Back to Top | Article Outline

Neurological deficit scores (NDSs)

Neurological evaluation was performed before ischemia and at 24 and 72 hours after reperfusion and scored on a 7-point scale.8 Grade 6: normal extension of both forelimbs towards the floor when lifted; Grade 5: consistent flexion of the forelimb contralateral to the injured hemisphere; Grade 4: dysfunctional rats with consistently reduced resistance to lateral push towards the paretic side; Grade 3: circling towards the paretic side if pulled and lifted by the tail; Grade 2: circling towards the paretic side if pulled by the tail; Grade 1: circling spontaneously towards the paretic side; Grade 0: no spontaneous motion.

Back to Top | Article Outline

Cerebral infarct volume

The volume of the infarct was analyzed using 2, 3, 5-triphenyltetrazolium chloride (TTC), a histological assay for determining dehydrogenase activity. Eighteen rats were sacrificed at 72 hours after reperfusion. Their brains were sliced into 2 mm-thick sections and stained with 2% TTC (Sigma, USA) at 37°C for 30 minutes. Then sections were fixed in paraformaldehyde overnight and photographed.9 The infarct volume was measured in each slice and summed by Photoshop CS (Adobe, USA). In order to minimize artifacts produced by post-ischemic edema in the infarcted area and correct for the individual difference in brain volumes, the percentage of infarct volume in the total brain volume was calculated.

Back to Top | Article Outline

Hematoxylin and eosin (H&E) staining and Nissl staining

At 24 and 72 hours after reperfusion, thirty-six rats were anesthetized and perfused trans-cardially with normal saline, followed by 4% paraformaldehyde in phosphate buffer saline. The brains were harvested, routinely processed, and embedded in paraffin. Coronal sections were cut for H&E staining and Nissl staining in order to determine morphological changes under light microscopy.10

Back to Top | Article Outline

Western blotting

Thirty-six rats were sacrificed at 24 and 72 hours after reperfusion. The brains were carefully removed, placed in chilled saline, dissected into the penumbra and then snap-frozen in liquid nitrogen. For sample preparation, the tissue was homogenized in buffer with a protease inhibitor (Sigma). The samples were separated by electrophoresis on 12% SDS-polyacrylamide gels (Bio-Rad, USA) and then transferred to nitrocellulose membranes (Pierce, USA). The immunoblots were incubated with anti-HMGB1 (Abcam, USA) or anti-TNF-α (Abcam). Then the blots were incubated with a horseradish peroxidase-conjugated goat anti-rabbit antibody (SantaCruz, USA). Protein signals were visualized with an enhanced chemiluminescence system (Pierce).11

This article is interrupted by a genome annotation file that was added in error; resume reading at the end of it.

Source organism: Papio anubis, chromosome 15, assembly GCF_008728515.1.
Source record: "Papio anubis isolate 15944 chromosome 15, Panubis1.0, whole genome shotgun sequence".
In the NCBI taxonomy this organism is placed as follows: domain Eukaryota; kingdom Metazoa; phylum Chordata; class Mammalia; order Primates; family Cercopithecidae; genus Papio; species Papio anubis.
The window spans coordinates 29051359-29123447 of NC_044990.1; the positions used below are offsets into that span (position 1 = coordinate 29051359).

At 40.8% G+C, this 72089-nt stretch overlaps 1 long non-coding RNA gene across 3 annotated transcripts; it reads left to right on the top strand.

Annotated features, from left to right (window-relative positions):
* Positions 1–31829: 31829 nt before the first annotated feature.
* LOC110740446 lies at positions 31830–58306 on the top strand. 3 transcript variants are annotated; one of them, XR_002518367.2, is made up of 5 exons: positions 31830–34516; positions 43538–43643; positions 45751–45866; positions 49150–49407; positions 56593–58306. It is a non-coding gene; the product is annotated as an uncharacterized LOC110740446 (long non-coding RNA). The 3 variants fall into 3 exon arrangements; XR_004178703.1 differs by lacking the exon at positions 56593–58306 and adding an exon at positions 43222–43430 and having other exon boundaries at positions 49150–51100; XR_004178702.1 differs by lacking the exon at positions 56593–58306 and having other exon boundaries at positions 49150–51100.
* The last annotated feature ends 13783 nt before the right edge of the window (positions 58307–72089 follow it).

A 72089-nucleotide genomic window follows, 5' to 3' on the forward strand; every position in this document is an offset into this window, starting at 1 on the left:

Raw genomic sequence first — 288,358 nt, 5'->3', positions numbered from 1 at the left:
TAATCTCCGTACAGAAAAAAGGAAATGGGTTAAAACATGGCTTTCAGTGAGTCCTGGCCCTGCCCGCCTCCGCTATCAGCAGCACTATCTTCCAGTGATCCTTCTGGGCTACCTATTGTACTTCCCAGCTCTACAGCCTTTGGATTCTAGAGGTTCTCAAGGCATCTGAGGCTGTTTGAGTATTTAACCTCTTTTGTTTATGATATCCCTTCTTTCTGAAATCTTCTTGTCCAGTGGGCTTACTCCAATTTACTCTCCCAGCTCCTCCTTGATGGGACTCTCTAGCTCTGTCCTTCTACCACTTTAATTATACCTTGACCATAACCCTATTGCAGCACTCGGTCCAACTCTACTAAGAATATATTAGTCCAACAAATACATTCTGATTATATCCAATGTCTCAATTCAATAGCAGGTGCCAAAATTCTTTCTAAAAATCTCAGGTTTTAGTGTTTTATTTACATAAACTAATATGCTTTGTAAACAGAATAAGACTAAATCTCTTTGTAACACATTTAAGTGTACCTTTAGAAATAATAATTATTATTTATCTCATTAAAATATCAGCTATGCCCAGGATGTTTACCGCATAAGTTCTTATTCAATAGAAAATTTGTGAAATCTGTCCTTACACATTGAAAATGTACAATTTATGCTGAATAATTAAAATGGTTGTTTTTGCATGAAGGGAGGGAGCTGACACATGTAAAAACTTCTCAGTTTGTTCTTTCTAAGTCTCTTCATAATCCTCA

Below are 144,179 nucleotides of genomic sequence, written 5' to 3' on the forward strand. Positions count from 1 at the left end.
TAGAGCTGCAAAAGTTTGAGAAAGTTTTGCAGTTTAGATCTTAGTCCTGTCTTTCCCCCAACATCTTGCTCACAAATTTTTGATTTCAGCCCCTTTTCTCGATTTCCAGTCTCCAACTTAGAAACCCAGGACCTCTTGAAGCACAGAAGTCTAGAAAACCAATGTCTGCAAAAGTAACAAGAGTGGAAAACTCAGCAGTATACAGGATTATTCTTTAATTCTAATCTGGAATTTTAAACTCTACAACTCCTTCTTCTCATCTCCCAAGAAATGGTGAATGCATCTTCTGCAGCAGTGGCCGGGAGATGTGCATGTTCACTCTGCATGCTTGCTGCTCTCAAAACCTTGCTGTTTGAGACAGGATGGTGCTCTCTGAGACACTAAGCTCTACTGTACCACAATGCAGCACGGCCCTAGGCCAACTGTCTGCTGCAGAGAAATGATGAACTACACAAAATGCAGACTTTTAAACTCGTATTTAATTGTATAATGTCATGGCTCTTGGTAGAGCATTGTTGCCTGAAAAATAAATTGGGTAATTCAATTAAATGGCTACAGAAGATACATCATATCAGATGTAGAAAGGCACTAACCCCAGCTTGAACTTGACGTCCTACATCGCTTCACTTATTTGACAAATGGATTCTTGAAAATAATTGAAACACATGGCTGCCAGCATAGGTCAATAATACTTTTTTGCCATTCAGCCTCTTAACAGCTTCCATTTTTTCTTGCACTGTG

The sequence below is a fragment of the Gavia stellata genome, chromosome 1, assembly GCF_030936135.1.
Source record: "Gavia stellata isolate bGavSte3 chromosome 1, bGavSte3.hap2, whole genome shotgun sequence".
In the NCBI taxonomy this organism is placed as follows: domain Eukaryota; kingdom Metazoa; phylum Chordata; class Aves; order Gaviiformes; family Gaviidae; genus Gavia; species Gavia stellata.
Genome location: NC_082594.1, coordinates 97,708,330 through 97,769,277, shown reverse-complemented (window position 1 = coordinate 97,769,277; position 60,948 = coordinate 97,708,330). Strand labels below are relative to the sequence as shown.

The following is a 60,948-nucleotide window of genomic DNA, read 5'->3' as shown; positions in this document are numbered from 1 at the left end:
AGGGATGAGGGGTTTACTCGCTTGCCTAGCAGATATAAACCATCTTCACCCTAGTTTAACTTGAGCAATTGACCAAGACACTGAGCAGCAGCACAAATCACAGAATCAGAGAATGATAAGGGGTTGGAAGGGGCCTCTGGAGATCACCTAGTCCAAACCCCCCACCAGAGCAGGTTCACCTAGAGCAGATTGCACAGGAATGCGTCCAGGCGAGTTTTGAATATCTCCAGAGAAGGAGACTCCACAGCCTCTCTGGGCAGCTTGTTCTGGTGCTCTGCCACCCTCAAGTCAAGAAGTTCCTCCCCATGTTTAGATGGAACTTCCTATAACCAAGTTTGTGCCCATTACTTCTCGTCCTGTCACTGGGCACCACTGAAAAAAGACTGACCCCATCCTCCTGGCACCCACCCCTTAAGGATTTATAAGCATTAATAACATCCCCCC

Back to Top | Article Outline

Statistical analysis

NDSs were presented as median and quartile range, other data were presented as mean ± standard deviation (SD). All data were analyzed by SPSS18.0 (SPSS Inc., USA) using Kruskal-Wallis H test and analysis of variance (ANOVA), respectively. P <0.05 was considered statistically significant.

Back to Top | Article Outline

RESULTS

NDSs and cerebral infarct volume

There were no significant differences in NDSs between groups before ischemia. Rats in the sham group had no neurological deficit nor infarction. Cerebral infarct volume was larger (P <0.05) and NDSs were lower (P <0.05) in the I/R group than in the sham group. The animals in the parecoxib group had smaller cerebral infarcts (P <0.05) and higher NDSs (P <0.05) than those in the I/R group (Table and Figure 1).

Table

Table

Figure 1.

Figure 1.

Back to Top | Article Outline

H&E staining and Nissl staining

In the sham group, neither neuronal damage nor 2006 Chin Med J 2011;124(13):2004–2008 inflammatory cell infiltration were observed. Neurons were eumorphism with normal cellular architecture. The nuclei were in the cell center and clearly stained. In the I/R group, the brain tissue was characterized by a majority of degenerated and necrotic cells, which contained pyknotic nuclei, cavitation with neuronal loss and they were disordered. In the parecoxib group, the number of normal neurons was markedly increased compared to the I/R group, and the extent of damage was significantly diminished as well (Figure 2A).

Figure 2.

Figure 2.

In the sham group, neurons in the cortex showed no morphological changes. In the I/R group, most neurons showed loss of Nissl's bodies, chromosome condensation, nuclear pyknosis, or lack of cellular structure. Compared to the I/R group, the parecoxib treatment reduced the degeneration of neurons and significantly increased the number of intact neurons (Figure 2B).

Back to Top | Article Outline

Western blotting

High morbility group box 1 protein (HMGB1) and TNF-α levels were not significantly different in the sham group over the time course. In the I/R group, the HMGB1 protein level gradually decreased (P <0.05), but the TNF-α level increased at 24 hours (P <0.05) and was still high at 72 hours after reperfusion, compared with the sham group. Parecoxib decreased theHMGB1 level (P <0.05) and TNF-α level (P <0.05) at 24 and 72 hours after reperfusion, compared with the I/R group (Figure 3).

Figure 3.

Figure 3.

Back to Top | Article Outline

DISCUSSION